A different kind of economy, politics and society will inevitably result and now is the time to summon the initiative and audacity to create it. The new model for our economy will be a markedly better one, privileging those investments, services and activities that improve all of our lives and the vitality of our natural world, not just the revenues, wealth and assets of the 1%. The bleak effort by some to revert to the pre-pandemic norm, will simply restart an economy that produced the contagion of pathogenic illness, climate crisis, species decline and growing income inequality in the first place. We can do better than this!
4. Closely following on the heels of point three above is the need to prioritize public health and the well-being of all Canadians. The pandemic has punched holes through the illusion of what we thought was a protective stratum of sound public health policy leading to individual health resilience. The tragedy that has befallen our Long-Term Care homes is a national disgrace, with our 2039 homes for older people accounting for about 80% of all Covid-19 related deaths. Vision 21 starts from an emphasis on prevention, planning, and preparedness. A new world containing emerging threats in the form of novel zoonotic diseases, chronic obesity, growing sedentarism and increasing mental and emotional health dysfunction, is not one in which the reactive and band-aid solutions of the past will work any more. Specifically, the Covid 19 pandemic forces us to shift our priorities and to start thinking in the following terms:
- We urgently need to develop a domestic manufacturing base in priority PPE sectors (such as ventilators, masks, gloves, shields, gowns, swabs, sanitizer, centrifuge tubes, and other supplies related to testing and diagnostic equipment) and making specific, planned provision for a ‘surge’ capacity and the necessary stockpiling of all the requisite supplies so that we are never caught short again.
- We must, as a matter of urgent national priority, develop a Canadian, publicly owned national vaccine manufacturer so that we are never again dependent on some division of a European or American multinational pharmaceutical company for our supply. Previous Canadian neoliberal governments sold off national vaccine assets such as Connaught Laboratories or the Institut Armand Frappier and left us woefully ill-equipped and dependent on purchase agreements with vaccine manufacturers elsewhere. Preserving a domestic vaccine manufacturer that can research and manufacture vaccines at scale and supply them to our own population is a necessity in this new, more dangerous world. Had the current Liberal government invested in a proposed vaccine manufacturing facility at the VIDO-InterVac facility in Saskatoon before the pandemic, we might have had a Canadian-produced vaccine for COVID 19 for our own population by now. Putting aside the failure of prudent longer-term planning, the actual rollout of the vaccines we have ordered thus far has been far from a seamless initiative as well, according to those who would know best. In a survey of 1,650 physicians, conducted by the Canadian Medical Association in late February of 2021, 61% of doctors rated the federal government’s vaccine supply strategy as poor or very poor. It goes without saying that any future Canadian vaccine manufacturer must remain 100% in Canadian hands – in perpetuity. Furthermore, should such a Coronavirus vaccine ultimately be developed in Canada by means of publicly funded research, the patents for such inventions should be suspended to enable access to low-income countries, whose vaccination rates drastically lag those of developed countries.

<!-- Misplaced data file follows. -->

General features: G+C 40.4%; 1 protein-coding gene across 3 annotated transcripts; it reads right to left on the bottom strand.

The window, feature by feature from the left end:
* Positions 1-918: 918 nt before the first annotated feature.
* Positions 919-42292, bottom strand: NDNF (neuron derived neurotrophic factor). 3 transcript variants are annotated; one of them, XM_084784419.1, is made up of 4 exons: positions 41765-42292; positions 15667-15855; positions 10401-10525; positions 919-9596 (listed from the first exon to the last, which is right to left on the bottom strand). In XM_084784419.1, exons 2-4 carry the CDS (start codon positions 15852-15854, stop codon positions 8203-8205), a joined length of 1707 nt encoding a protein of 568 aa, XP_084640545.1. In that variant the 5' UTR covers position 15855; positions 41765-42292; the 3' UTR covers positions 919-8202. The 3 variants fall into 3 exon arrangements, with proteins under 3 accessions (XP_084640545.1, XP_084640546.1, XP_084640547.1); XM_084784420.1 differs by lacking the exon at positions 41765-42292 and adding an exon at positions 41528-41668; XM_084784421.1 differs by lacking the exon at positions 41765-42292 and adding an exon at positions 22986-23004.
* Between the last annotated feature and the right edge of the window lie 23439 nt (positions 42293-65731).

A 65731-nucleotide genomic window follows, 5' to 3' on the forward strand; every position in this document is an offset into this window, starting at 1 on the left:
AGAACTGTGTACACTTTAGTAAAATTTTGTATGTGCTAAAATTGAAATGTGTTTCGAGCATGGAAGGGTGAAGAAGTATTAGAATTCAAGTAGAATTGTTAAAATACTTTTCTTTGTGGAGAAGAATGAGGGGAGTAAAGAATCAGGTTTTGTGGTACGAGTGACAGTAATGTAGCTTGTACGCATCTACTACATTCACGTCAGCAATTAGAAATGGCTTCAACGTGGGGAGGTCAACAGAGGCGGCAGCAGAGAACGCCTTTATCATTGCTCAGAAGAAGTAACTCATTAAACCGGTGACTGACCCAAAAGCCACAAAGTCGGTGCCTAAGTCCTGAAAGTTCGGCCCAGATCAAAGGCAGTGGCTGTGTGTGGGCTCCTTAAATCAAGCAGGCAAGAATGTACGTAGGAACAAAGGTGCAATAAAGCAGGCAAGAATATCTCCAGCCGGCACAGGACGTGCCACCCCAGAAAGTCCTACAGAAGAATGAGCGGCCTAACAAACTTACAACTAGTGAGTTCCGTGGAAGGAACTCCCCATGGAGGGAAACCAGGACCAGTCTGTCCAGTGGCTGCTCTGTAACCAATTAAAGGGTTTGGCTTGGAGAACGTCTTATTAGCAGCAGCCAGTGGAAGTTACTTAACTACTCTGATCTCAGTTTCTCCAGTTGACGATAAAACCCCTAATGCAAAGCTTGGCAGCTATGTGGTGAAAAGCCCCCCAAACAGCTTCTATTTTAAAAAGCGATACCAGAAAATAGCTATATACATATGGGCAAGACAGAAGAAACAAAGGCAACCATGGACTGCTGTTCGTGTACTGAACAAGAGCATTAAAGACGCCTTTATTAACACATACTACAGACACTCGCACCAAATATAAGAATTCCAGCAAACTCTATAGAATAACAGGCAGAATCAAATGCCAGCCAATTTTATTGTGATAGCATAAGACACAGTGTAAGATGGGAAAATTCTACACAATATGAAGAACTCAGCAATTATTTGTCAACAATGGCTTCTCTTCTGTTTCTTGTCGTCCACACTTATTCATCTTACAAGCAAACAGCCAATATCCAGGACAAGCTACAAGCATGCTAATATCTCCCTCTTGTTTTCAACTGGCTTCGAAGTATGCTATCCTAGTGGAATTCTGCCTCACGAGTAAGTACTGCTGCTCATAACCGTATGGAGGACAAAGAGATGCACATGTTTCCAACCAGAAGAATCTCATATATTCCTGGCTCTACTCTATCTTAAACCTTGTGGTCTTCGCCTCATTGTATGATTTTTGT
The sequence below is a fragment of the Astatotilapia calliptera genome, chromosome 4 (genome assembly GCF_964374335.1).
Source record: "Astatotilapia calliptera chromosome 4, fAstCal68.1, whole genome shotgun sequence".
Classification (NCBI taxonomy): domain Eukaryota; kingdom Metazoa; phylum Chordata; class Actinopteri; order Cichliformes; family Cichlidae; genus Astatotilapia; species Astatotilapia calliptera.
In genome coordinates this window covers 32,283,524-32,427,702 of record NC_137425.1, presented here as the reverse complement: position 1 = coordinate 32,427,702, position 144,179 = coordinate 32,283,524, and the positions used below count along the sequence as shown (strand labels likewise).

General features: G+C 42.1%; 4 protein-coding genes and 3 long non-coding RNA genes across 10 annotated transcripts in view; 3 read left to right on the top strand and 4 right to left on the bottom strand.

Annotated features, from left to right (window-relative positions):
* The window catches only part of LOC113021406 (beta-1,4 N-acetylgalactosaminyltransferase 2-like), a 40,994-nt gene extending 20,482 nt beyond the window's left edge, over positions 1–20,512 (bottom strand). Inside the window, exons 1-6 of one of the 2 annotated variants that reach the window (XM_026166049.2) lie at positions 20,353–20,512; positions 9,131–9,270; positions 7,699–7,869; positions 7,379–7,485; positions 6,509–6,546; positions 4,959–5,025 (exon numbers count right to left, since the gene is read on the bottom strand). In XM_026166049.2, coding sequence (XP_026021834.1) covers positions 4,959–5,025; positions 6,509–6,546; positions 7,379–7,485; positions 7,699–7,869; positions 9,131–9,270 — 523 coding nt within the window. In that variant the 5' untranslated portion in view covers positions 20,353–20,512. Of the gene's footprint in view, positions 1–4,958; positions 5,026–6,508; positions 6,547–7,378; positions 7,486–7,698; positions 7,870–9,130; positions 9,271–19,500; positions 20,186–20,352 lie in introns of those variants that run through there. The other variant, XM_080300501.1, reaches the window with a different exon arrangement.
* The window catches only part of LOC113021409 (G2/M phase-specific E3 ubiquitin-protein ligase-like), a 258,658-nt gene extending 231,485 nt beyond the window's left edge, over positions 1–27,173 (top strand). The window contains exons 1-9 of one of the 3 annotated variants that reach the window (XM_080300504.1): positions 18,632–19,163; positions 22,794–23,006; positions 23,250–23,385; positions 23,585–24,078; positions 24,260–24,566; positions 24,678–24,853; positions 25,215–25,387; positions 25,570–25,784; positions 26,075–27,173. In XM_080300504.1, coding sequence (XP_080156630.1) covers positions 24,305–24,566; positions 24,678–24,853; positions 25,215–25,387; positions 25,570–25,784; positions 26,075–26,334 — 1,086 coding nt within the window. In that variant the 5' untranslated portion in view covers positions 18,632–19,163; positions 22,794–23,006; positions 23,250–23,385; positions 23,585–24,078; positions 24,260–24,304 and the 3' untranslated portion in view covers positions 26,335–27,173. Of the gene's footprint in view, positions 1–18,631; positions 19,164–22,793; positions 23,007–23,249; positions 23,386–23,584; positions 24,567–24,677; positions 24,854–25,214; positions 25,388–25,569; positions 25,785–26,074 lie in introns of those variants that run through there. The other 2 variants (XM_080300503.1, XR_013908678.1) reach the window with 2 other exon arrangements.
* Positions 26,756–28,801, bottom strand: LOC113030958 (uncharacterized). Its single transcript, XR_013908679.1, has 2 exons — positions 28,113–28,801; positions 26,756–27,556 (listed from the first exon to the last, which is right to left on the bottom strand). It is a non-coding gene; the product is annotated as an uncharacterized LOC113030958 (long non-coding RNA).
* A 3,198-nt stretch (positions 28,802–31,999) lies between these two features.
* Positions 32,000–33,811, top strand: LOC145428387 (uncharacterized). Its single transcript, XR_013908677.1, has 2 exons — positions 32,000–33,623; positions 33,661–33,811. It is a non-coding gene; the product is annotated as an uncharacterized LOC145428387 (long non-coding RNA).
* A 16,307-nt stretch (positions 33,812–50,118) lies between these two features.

- In 1961 President John Kennedy established a Peace Corps to promote peace, humanitarian works and social and economic assistance overseas. That was an inspired idea in the middle of Cold War tensions, and we must now act expeditiously to create an analogous Pandemic Corps here in Canada. The Pandemic Corps would train young people in public health protocols for disease control, dissemination of prevention and virus suppression techniques, distribution of PPE, contact tracing and other health promotion tasks. I am indebted to others for this idea and note that the recommendation includes the formation of mutual aid and neighborhood groups in which young people would be trained and given responsibility for going door-to-door to provision all Canadians with knowledge, techniques, masks, and other PPE, so that every citizen is informed of the latest public health advice to combat virus spread and possesses the tools to safely social distance and assist those more vulnerable than themselves. The speed and virulence with which zoonotic disease outbreaks now occur will necessitate rapid reaction times, speed-tracing and a stepped-up and coordinated degree of response at the national and international level. The lengthy wait for masks, hand sanitizer and disinfectant wipes which characterized the most acute phase of the early outbreak was inexcusable for a G8 economy.